WARWICK, R.I. (WPRI) — You may have heard of phishing schemes where crooks use fraudulent emails to try and take your money, but Warwick police are warning about a “fishing scheme” involving standard mail.
Detective Sgt. Tom DiGregorio said schemers are essentially fishing through mailboxes in hopes of finding envelopes containing cash or checks, and it’s being reported statewide.
“The public needs to be vigilant and needs to be aware of this kind of criminal activity,” he said.
According to DiGregorio, the U.S. Postal Service has been working with Rhode Island State Police and other agencies to catch people going through mailboxes.
“The U.S. Postal Inspector’s Office is aware of this going on and they’re taking every step that they can to combat it,” DiGregorio added.
In an email to 12 News, U.S. Postal Inspector Emily Spera of the agency’s Boston division said, “The U.S. Mail remains one of the most secure means of transmitting personal information,” but admitted they deliver items that can attract thieves.
DiGregorio said so far this year, Warwick police have received 42 reports of mailbox fishing and made two arrests.
He said once criminals find a check in the mail, they alter them and deposit the money into a bank account.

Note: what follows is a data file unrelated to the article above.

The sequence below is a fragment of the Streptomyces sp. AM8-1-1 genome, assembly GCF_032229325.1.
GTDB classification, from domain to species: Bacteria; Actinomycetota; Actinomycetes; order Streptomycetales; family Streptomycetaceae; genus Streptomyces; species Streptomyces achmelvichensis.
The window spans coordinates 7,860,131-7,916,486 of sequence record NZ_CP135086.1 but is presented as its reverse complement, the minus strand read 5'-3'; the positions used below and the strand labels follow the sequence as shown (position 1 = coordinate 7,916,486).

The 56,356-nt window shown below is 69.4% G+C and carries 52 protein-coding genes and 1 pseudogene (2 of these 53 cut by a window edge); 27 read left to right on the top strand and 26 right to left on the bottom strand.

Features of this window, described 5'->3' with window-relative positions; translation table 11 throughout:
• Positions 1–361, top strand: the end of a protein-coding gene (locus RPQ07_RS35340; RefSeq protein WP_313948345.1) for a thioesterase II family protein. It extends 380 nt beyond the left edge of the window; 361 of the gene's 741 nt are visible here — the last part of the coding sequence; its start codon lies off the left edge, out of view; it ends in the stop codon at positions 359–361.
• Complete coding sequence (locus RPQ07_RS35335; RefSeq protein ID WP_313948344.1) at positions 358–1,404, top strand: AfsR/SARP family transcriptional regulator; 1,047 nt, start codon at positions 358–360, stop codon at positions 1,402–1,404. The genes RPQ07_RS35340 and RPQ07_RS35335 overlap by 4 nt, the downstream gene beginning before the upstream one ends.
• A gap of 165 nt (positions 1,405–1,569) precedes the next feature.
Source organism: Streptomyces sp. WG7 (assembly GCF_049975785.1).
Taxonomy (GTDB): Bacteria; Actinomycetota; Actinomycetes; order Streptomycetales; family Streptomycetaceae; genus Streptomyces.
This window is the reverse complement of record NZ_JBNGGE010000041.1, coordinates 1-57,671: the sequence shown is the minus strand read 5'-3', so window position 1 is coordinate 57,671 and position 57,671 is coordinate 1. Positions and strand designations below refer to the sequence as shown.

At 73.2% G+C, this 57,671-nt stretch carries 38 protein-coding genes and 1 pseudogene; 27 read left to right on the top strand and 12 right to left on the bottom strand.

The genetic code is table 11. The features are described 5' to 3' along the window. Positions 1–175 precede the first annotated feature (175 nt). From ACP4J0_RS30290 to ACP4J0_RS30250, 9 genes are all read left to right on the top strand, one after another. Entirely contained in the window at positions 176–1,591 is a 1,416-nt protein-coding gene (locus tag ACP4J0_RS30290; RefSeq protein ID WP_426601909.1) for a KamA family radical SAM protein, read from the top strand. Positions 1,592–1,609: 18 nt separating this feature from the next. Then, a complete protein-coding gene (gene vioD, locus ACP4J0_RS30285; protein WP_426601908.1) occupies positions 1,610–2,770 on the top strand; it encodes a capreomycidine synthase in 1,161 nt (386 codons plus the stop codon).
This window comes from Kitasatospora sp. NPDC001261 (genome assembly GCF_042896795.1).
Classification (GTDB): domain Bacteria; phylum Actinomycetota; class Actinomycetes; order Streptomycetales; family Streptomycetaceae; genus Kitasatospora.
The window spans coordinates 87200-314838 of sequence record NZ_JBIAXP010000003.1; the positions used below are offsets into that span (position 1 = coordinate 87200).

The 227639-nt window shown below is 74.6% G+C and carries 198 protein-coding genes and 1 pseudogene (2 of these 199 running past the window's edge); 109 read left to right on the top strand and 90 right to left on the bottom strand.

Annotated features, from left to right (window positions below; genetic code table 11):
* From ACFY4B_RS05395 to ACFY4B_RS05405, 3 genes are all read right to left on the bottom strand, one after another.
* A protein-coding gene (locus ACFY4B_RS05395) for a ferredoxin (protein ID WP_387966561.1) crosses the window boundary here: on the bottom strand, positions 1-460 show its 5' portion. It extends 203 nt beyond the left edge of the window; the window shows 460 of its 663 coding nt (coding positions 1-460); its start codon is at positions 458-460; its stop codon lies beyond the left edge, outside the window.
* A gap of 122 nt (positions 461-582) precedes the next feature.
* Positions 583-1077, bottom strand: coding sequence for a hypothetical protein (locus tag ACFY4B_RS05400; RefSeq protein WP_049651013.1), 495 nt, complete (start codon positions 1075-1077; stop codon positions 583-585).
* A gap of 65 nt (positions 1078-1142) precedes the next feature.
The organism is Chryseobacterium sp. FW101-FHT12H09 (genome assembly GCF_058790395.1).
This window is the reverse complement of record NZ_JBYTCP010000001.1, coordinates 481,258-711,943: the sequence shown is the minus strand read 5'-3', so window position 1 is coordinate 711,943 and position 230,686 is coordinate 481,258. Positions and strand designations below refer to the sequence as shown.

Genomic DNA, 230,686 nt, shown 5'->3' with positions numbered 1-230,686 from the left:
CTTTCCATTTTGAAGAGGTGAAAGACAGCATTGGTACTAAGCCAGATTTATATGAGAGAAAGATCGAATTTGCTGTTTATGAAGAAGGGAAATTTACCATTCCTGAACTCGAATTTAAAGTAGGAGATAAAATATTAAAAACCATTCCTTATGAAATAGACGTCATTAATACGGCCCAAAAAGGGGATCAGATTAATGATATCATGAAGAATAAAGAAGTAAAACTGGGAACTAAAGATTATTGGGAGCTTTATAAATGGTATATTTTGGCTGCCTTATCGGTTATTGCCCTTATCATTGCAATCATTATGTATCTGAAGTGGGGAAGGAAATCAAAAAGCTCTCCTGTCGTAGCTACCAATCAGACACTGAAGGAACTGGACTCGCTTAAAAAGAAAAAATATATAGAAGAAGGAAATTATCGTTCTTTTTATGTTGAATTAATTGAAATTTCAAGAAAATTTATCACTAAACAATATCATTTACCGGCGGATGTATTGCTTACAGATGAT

“A lot of times, for these people who are victims of it don’t even realize it until their mortgage hasn’t been paid or their electric bill hasn’t been paid, then they realize that the check has been compromised,” DiGregorio explained.
DiGregorio advised reporting any suspicious activity seen around a mailbox.
“Get a good physical description of that individual, get their license plate number, contact your local police department,” he said. “Don’t get involved, but be a good witness.”
He also said it’s important to be aware of mail collection times.
“Have the mail sit there only for the shortest amount of time possible,” he said, suggesting it may be best to drop your mail off inside the post office during business hours.
U.S. Postal Service communication specialist Stephen Doherty said over the past year, the agency has been replacing mailboxes nationwide.
“The new mailboxes, with a slot that will only accommodate mail up to a half-inch thick, is actually part of our Aviation Security Program,” Doherty wrote in an email to 12 News.
He called replacing mailboxes nationwide a “daunting task” and said there’s “no set timeline for the completion of the upgrade.”